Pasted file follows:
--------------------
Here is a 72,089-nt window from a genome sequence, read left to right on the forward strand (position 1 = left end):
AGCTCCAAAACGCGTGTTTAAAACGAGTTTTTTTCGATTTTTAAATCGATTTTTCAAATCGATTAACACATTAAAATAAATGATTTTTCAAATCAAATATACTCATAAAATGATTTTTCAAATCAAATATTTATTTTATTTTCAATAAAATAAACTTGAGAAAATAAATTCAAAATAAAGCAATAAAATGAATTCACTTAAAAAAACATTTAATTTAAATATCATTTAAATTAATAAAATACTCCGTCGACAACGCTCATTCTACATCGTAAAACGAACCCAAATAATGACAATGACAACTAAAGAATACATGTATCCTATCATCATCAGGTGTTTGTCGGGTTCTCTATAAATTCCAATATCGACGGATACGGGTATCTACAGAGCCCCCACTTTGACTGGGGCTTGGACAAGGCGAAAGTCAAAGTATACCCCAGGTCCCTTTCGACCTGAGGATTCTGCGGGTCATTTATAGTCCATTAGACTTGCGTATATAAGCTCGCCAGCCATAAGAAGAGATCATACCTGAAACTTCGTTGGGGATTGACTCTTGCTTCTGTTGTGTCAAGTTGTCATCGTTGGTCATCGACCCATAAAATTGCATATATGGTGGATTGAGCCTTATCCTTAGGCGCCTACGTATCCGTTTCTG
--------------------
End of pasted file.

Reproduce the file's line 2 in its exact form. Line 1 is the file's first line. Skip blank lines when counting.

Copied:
AGCTCCAAAACGCGTGTTTAAAACGAGTTTTTTTCGATTTTTAAATCGATTTTTCAAATCGATTAACACATTAAAATAAATGATTTTTCAAATCAAATATACTCATAAAATGATTTTTCAAATCAAATATTTATTTTATTTTCAATAAAATAAACTTGAGAAAATAAATTCAAAATAAAGCAATAAAATGAATTCACTTAAAAAAACATTTAATTTAAATATCATTTAAATTAATAAAATACTCCGTCGACAACGCTCATTCTACATCGTAAAACGAACCCAAATAATGACAATGACAACTAAAGAATACATGTATCCTATCATCATCAGGTGTTTGTCGGGTTCTCTATAAATTCCAATATCGACGGATACGGGTATCTACAGAGCCCCCACTTTGACTGGGGCTTGGACAAGGCGAAAGTCAAAGTATACCCCAGGTCCCTTTCGACCTGAGGATTCTGCGGGTCATTTATAGTCCATTAGACTTGCGTATATAAGCTCGCCAGCCATAAGAAGAGATCATACCTGAAACTTCGTTGGGGATTGACTCTTGCTTCTGTTGTGTCAAGTTGTCATCGTTGGTCATCGACCCATAAAATTGCATATATGGTGGATTGAGCCTTATCCTTAGGCGCCTACGTATCCGTTTCTG